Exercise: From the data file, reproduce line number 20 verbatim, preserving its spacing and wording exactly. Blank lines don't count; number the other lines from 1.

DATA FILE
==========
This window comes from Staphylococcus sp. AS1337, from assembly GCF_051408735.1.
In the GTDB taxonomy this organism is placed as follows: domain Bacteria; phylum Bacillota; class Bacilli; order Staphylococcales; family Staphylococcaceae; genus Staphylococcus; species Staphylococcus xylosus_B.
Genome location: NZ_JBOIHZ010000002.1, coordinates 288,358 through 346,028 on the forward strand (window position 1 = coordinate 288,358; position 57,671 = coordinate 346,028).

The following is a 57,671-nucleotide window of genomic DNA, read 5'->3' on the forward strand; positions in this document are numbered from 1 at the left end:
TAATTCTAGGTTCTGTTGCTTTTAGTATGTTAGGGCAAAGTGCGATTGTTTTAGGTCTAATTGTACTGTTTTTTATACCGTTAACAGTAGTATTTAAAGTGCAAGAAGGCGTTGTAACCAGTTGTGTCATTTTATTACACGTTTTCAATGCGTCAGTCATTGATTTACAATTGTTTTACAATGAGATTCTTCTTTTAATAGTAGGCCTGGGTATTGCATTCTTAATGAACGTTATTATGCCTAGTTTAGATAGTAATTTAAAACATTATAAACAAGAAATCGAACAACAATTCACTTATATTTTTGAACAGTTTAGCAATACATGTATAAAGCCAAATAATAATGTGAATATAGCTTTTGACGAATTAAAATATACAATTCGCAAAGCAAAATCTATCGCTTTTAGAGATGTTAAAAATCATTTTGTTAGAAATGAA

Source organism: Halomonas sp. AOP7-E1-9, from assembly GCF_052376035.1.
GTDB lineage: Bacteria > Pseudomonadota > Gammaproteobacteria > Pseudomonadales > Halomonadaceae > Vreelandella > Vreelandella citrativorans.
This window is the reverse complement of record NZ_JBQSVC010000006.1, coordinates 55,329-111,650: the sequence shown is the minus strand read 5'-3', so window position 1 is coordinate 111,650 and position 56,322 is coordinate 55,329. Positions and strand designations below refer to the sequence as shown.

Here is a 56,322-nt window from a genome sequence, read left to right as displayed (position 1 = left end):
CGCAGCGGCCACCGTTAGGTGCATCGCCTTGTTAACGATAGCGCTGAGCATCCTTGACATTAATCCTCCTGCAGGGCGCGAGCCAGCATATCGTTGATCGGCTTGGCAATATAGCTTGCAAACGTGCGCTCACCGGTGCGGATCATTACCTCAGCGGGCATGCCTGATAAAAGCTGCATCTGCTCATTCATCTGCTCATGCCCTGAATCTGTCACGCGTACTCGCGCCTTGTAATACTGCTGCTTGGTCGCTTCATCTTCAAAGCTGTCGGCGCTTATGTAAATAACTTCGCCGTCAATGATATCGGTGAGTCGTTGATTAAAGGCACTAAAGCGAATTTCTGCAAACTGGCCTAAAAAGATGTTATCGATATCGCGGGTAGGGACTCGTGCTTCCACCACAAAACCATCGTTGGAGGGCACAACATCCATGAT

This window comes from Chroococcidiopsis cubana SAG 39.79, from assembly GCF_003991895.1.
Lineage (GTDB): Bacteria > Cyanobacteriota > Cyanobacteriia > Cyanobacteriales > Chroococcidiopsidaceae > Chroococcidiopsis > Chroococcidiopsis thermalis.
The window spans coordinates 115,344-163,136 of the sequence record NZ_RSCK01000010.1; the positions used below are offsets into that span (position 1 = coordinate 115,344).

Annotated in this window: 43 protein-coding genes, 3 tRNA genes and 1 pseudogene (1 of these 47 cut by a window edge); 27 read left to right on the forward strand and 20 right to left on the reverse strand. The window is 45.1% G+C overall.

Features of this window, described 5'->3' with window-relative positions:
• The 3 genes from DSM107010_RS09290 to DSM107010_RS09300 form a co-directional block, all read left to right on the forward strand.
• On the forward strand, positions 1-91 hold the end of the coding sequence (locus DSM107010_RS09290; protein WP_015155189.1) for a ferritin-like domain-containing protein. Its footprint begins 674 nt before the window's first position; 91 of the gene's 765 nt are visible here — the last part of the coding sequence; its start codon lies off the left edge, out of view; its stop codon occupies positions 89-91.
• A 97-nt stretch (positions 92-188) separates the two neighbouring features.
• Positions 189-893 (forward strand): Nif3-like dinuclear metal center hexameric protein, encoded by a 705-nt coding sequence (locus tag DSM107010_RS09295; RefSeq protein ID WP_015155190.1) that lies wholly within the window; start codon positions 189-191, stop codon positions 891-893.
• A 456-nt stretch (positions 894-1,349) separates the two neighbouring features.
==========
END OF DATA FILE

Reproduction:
• A 456-nt stretch (positions 894-1,349) separates the two neighbouring features.